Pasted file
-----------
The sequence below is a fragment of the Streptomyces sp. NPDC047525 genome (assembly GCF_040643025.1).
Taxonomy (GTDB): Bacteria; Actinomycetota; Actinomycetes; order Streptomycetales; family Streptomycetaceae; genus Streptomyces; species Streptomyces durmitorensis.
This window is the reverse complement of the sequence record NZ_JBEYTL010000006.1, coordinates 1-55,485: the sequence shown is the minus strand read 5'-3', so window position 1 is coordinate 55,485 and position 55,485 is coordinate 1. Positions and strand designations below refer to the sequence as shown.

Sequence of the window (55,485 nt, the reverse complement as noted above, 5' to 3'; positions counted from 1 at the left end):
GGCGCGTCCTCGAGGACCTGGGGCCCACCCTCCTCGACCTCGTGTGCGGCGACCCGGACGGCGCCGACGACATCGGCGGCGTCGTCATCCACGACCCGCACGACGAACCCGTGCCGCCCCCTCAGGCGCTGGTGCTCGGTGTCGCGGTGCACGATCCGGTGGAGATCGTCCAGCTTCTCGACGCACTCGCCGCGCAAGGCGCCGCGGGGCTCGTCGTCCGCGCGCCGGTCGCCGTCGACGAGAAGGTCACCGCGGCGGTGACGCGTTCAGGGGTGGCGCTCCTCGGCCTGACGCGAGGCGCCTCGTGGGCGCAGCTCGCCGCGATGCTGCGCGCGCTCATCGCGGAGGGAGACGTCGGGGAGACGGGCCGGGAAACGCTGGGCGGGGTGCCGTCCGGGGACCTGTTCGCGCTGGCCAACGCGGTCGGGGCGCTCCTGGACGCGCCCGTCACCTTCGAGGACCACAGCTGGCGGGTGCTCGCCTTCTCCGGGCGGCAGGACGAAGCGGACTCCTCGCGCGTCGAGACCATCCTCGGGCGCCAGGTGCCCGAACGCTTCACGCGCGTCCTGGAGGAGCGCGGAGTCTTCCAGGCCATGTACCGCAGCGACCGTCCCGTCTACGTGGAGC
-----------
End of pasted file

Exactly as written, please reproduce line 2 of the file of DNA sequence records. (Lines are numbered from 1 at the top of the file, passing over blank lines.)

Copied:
Taxonomy (GTDB): Bacteria; Actinomycetota; Actinomycetes; order Streptomycetales; family Streptomycetaceae; genus Streptomyces; species Streptomyces durmitorensis.